Top court declines Exxon's appeal in water pollution case

WASHINGTON Mon Apr 21, 2014 10:04am EDT

A view of the Exxon Mobil refinery in Baytown, Texas September 15, 2008. REUTERS/Jessica Rinaldi

A view of the Exxon Mobil refinery in Baytown, Texas September 15, 2008.

Credit: Reuters/Jessica Rinaldi

WASHINGTON (Reuters) - The Supreme Court on Monday declined to review a ruling against Exxon Mobil Corp that ordered the company to pay $105 million in damages for polluting New York City's groundwater with a toxic gasoline additive.

The decision not to hear the case leaves intact a July 2 U.S. Circuit Court of Appeals ruling that upheld the judgment.

In 2009, a jury concluded that Exxon contaminated water supply wells when the additive, methyl tertiary butyl ether (MTBE), leaked from its underground storage tanks in the borough of Queens.

The appeals court rejected Exxon's arguments that it was required to use the additive under the federal Clean Air Act. An oxygen-containing substance that is added to gasoline to promote more complete combustion and reduce air pollution, MTBE was one of several additives recommended by regulators to reduce emissions.

It has now largely been phased out of the U.S. fuel supply because of its danger to groundwater.

New York City claimed Exxon went ahead and used the chemical in the 1980s through the first half of the 2000s despite warnings from its own scientists and engineers that it could be harmful in areas that relied on groundwater for drinking.

MTBE has been identified as an animal carcinogen and a possible human carcinogen and causes water to smell foul and taste bad.

The water wells in southeast Queens that were contaminated serve as a backup supply for the city's drinking water when the reservoirs upstate go offline because of repairs or droughts.

The New York case was intended serve as a bellwether case to provide guidance for other MTBE complaints that have been brought around the country.

The case is Exxon Mobil v. City of New York, U.S. Supreme Court, 13-842.

(Reporting by Lawrence Hurley; additional reporting by Mica Rosenberg; Editing by Will Dunham)

FILED UNDER:
We welcome comments that advance the story through relevant opinion, anecdotes, links and data. If you see a comment that you believe is irrelevant or inappropriate, you can flag it to our editors by using the report abuse links. Views expressed in the comments do not represent those of Reuters. For more information on our comment policy, see http://blogs.reuters.com/fulldisclosure/2010/09/27/toward-a-more-thoughtful-conversation-on-stories/
Comments (6)
AlkalineState wrote:
“The appeals court rejected Exxon’s arguments that it was required to use the additive under the federal Clean Air Act.”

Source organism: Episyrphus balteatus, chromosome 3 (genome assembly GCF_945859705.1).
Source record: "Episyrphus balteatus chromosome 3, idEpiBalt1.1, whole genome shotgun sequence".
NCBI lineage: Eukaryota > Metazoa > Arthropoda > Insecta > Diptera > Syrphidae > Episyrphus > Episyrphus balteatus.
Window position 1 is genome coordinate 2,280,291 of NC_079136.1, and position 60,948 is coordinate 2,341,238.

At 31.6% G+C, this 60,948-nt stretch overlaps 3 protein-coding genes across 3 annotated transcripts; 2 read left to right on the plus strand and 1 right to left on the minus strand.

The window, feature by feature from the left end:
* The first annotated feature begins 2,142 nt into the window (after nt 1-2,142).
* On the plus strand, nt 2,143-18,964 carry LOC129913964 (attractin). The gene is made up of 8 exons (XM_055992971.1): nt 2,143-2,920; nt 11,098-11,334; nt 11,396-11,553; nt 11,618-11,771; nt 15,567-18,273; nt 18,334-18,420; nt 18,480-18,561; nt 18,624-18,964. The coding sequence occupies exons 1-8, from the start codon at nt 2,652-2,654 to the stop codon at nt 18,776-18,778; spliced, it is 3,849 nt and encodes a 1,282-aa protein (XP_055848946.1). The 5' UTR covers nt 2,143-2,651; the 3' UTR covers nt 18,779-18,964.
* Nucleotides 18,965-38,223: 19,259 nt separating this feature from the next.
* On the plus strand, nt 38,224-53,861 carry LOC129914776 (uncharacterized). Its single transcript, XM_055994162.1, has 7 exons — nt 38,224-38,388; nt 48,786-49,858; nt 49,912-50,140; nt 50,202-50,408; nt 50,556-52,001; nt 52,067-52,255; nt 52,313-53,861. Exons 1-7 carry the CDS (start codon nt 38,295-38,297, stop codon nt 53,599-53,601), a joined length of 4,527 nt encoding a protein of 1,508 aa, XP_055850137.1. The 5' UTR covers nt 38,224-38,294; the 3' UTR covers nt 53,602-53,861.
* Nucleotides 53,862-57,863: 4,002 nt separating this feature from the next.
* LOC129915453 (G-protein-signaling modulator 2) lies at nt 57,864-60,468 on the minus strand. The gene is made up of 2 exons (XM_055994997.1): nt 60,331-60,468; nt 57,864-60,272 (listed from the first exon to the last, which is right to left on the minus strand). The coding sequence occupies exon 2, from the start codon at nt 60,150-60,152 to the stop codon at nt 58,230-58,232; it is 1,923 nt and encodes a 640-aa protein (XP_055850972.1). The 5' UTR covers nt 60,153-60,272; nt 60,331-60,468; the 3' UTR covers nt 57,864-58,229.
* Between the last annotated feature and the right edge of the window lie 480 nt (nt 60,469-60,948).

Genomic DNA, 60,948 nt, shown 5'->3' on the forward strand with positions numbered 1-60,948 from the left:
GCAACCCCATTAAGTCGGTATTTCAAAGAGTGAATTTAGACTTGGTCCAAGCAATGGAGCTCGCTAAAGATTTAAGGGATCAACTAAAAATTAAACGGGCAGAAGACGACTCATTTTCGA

Well duh. You don’t get to contaminate a public drinking water supply because you stored your goodies wrong. If Exxon can’t handle their materials properly, they should get out of the business and let their competitors do it.

Apr 21, 2014 12:19pm EDT  --  Report as abuse
Acetracy wrote:
Of course let’s not forget that Exxon also polluted the whole Gewonus Canal area of Brooklyn for decades without notifying anyone. It wasn’t until residents started smelling fuel coming through their floorboards that Exxon owned up. However, the company fought NYC, NY State and EPA for years and years in court to get out of any liability.

What isn’t said here is the $millions spent in tax payers dollars to bring Exxon to court and to defend against appeals that go on for years. To Exxon it is a matter of course to run a business that pollutes until it gets caught. Then when it does get caught, fight the case for decades to wind down the opposition.

Little solace to the poor residents of Queens and Brooklyn who are wondering when their own cancer cases will become reality – but hey, all it the name of CAPITALISM!! John D would be proud.

Apr 21, 2014 12:31pm EDT  --  Report as abuse
Acetracy wrote:
Of course let’s not forget that Exxon also polluted the whole Gewonus Canal area of Brooklyn for decades without notifying anyone. It wasn’t until residents started smelling fuel coming through their floorboards that Exxon owned up. However, the company fought NYC, NY State and EPA for years and years in court to get out of any liability.

What isn’t said here is the $millions spent in tax payers dollars to bring Exxon to court and to defend against appeals that go on for years. To Exxon it is a matter of course to run a business that pollutes until it gets caught. Then when it does get caught, fight the case for decades to wind down the opposition.

Little solace to the poor residents of Queens and Brooklyn who are wondering when their own cancer cases will become reality – but hey, all it the name of CAPITALISM!! John D would be proud.

Apr 21, 2014 12:31pm EDT  --  Report as abuse
This discussion is now closed. We welcome comments on our articles for a limited period after their publication.